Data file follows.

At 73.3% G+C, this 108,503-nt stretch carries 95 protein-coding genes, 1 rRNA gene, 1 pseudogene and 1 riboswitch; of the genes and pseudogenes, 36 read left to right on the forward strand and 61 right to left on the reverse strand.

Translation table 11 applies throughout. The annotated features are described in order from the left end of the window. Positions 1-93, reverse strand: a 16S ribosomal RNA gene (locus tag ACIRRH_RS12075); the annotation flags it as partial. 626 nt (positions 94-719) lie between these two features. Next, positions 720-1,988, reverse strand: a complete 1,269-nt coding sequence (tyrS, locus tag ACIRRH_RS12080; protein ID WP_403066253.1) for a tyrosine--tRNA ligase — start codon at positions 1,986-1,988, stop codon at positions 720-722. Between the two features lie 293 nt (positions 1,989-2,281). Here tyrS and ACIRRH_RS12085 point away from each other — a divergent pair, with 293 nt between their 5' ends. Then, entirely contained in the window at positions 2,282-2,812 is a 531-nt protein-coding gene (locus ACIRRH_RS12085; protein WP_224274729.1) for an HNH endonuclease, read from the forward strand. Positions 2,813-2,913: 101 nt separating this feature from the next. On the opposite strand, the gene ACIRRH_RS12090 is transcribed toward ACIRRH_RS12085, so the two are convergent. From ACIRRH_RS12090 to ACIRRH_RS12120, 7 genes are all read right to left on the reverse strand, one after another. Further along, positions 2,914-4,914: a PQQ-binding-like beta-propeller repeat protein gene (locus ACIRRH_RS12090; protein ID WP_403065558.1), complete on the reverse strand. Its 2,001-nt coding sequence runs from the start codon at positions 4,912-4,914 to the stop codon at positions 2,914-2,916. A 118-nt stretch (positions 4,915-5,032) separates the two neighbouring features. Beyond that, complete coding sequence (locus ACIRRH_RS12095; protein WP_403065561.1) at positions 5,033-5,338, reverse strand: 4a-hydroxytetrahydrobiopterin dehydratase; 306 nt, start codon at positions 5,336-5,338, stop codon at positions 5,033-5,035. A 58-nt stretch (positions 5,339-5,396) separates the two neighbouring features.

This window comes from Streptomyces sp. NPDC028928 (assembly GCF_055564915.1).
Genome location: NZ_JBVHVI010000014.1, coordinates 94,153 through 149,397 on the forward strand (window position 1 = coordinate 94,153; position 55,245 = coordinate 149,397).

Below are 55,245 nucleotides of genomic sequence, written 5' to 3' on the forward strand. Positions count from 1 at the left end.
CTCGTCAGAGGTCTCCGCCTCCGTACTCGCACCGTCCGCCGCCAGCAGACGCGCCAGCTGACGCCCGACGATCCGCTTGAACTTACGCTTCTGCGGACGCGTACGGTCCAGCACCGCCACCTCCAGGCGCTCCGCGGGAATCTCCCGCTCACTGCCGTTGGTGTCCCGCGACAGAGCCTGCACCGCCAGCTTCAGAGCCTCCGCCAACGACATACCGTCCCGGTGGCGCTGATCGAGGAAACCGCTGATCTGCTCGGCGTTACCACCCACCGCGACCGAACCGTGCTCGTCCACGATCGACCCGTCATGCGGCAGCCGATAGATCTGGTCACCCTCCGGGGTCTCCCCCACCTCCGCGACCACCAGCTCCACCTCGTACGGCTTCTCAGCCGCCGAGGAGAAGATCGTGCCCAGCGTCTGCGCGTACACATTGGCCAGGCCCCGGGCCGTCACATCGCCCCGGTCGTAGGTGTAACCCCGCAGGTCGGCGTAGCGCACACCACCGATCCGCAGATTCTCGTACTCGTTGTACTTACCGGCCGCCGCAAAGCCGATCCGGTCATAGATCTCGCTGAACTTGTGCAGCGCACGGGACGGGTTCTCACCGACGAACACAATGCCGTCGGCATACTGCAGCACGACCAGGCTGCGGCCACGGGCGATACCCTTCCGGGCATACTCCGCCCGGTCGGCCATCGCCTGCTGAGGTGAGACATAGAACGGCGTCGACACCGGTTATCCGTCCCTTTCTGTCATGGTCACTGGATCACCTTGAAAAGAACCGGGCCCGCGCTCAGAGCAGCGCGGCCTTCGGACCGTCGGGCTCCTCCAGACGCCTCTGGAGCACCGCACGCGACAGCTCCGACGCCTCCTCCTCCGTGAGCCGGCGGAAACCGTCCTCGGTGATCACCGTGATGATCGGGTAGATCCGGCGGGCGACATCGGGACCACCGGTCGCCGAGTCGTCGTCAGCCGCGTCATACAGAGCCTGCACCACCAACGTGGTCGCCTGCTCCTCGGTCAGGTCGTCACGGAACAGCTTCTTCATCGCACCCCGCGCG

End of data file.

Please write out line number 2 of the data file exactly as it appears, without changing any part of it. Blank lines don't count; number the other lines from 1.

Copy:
Translation table 11 applies throughout. The annotated features are described in order from the left end of the window. Positions 1-93, reverse strand: a 16S ribosomal RNA gene (locus tag ACIRRH_RS12075); the annotation flags it as partial. 626 nt (positions 94-719) lie between these two features. Next, positions 720-1,988, reverse strand: a complete 1,269-nt coding sequence (tyrS, locus tag ACIRRH_RS12080; protein ID WP_403066253.1) for a tyrosine--tRNA ligase — start codon at positions 1,986-1,988, stop codon at positions 720-722. Between the two features lie 293 nt (positions 1,989-2,281). Here tyrS and ACIRRH_RS12085 point away from each other — a divergent pair, with 293 nt between their 5' ends. Then, entirely contained in the window at positions 2,282-2,812 is a 531-nt protein-coding gene (locus ACIRRH_RS12085; protein WP_224274729.1) for an HNH endonuclease, read from the forward strand. Positions 2,813-2,913: 101 nt separating this feature from the next. On the opposite strand, the gene ACIRRH_RS12090 is transcribed toward ACIRRH_RS12085, so the two are convergent. From ACIRRH_RS12090 to ACIRRH_RS12120, 7 genes are all read right to left on the reverse strand, one after another. Further along, positions 2,914-4,914: a PQQ-binding-like beta-propeller repeat protein gene (locus ACIRRH_RS12090; protein ID WP_403065558.1), complete on the reverse strand. Its 2,001-nt coding sequence runs from the start codon at positions 4,912-4,914 to the stop codon at positions 2,914-2,916. A 118-nt stretch (positions 4,915-5,032) separates the two neighbouring features. Beyond that, complete coding sequence (locus ACIRRH_RS12095; protein WP_403065561.1) at positions 5,033-5,338, reverse strand: 4a-hydroxytetrahydrobiopterin dehydratase; 306 nt, start codon at positions 5,336-5,338, stop codon at positions 5,033-5,035. A 58-nt stretch (positions 5,339-5,396) separates the two neighbouring features.